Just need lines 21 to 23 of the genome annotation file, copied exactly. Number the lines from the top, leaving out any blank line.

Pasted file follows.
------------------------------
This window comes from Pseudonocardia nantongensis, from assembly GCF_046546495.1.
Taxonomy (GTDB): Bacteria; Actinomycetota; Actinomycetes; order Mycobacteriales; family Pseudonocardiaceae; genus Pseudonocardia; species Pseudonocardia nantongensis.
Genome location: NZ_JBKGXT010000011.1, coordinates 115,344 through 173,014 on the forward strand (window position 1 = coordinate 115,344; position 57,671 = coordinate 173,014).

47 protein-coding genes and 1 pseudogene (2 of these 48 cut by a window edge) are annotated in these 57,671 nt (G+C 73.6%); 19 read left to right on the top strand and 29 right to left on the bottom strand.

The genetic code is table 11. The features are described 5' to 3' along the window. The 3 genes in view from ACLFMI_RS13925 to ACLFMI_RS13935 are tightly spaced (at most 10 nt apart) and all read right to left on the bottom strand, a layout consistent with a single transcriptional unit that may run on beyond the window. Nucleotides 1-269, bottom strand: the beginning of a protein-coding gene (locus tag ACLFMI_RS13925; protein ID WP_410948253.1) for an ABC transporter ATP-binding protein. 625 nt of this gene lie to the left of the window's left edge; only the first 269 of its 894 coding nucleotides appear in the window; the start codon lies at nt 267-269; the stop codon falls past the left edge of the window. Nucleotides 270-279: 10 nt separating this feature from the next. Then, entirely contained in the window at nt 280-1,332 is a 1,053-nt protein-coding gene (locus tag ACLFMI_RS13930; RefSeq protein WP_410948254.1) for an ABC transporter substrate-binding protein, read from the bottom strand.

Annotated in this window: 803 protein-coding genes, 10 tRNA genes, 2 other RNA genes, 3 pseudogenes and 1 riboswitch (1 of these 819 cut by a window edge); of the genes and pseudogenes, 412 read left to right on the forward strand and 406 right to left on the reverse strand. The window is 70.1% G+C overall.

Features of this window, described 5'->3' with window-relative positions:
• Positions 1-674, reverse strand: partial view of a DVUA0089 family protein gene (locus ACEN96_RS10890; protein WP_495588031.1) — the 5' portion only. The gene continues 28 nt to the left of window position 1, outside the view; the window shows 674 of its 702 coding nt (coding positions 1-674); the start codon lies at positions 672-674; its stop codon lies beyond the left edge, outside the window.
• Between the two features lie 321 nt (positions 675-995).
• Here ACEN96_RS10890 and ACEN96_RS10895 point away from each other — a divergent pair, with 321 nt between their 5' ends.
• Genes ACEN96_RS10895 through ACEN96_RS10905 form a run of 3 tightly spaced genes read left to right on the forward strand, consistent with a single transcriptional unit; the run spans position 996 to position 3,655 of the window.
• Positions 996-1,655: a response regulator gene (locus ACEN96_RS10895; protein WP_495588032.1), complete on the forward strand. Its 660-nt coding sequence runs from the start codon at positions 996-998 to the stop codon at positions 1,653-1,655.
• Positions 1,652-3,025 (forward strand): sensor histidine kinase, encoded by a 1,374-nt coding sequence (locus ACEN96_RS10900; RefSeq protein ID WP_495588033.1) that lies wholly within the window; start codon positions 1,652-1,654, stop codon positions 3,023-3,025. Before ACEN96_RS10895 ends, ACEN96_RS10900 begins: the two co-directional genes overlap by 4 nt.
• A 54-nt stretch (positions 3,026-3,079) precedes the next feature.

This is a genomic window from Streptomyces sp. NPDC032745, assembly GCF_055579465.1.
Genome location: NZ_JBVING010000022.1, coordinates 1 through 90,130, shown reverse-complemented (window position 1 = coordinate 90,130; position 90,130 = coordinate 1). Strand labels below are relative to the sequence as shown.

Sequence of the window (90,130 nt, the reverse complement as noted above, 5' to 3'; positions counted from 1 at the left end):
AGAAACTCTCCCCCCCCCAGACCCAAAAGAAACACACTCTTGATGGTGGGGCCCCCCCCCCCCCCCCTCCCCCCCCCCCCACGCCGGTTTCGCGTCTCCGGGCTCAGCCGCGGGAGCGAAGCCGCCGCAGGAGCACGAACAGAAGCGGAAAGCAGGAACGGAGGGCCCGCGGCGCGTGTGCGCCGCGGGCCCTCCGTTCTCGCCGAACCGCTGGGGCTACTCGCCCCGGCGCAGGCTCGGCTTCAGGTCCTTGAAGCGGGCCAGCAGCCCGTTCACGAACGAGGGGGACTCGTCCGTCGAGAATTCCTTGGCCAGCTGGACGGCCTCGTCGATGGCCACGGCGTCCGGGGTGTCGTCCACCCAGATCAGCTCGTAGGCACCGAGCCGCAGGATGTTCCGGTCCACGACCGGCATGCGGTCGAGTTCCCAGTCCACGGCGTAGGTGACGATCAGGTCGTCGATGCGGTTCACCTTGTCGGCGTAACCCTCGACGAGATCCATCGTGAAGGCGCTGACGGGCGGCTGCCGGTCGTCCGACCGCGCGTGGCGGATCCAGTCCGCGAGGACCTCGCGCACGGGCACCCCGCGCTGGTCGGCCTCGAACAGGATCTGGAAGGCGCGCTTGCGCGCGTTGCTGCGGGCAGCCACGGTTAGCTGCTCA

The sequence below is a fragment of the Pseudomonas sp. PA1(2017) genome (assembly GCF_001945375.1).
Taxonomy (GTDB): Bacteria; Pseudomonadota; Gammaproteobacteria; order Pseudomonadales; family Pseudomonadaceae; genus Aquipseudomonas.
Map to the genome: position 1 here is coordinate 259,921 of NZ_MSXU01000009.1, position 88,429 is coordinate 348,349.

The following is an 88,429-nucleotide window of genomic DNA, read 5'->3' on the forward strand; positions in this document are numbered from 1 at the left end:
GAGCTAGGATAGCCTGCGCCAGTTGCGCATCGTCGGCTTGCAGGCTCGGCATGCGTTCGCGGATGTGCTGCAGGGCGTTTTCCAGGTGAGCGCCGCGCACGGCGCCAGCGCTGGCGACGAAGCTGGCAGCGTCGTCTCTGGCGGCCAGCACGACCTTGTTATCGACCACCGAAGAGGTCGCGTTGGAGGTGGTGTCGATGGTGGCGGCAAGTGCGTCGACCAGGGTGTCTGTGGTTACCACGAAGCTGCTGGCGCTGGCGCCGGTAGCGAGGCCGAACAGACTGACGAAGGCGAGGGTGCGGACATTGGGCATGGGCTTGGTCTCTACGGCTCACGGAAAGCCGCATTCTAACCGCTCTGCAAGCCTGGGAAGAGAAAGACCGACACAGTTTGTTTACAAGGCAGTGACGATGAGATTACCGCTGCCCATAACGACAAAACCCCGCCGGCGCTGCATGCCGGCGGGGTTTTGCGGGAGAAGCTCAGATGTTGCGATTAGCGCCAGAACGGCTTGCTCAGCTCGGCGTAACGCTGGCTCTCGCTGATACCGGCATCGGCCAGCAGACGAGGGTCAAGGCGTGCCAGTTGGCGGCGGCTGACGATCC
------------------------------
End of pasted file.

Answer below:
Map to the genome: position 1 here is coordinate 259,921 of NZ_MSXU01000009.1, position 88,429 is coordinate 348,349.

The following is an 88,429-nucleotide window of genomic DNA, read 5'->3' on the forward strand; positions in this document are numbered from 1 at the left end:
GAGCTAGGATAGCCTGCGCCAGTTGCGCATCGTCGGCTTGCAGGCTCGGCATGCGTTCGCGGATGTGCTGCAGGGCGTTTTCCAGGTGAGCGCCGCGCACGGCGCCAGCGCTGGCGACGAAGCTGGCAGCGTCGTCTCTGGCGGCCAGCACGACCTTGTTATCGACCACCGAAGAGGTCGCGTTGGAGGTGGTGTCGATGGTGGCGGCAAGTGCGTCGACCAGGGTGTCTGTGGTTACCACGAAGCTGCTGGCGCTGGCGCCGGTAGCGAGGCCGAACAGACTGACGAAGGCGAGGGTGCGGACATTGGGCATGGGCTTGGTCTCTACGGCTCACGGAAAGCCGCATTCTAACCGCTCTGCAAGCCTGGGAAGAGAAAGACCGACACAGTTTGTTTACAAGGCAGTGACGATGAGATTACCGCTGCCCATAACGACAAAACCCCGCCGGCGCTGCATGCCGGCGGGGTTTTGCGGGAGAAGCTCAGATGTTGCGATTAGCGCCAGAACGGCTTGCTCAGCTCGGCGTAACGCTGGCTCTCGCTGATACCGGCATCGGCCAGCAGACGAGGGTCAAGGCGTGCCAGTTGGCGGCGGCTGACGATCC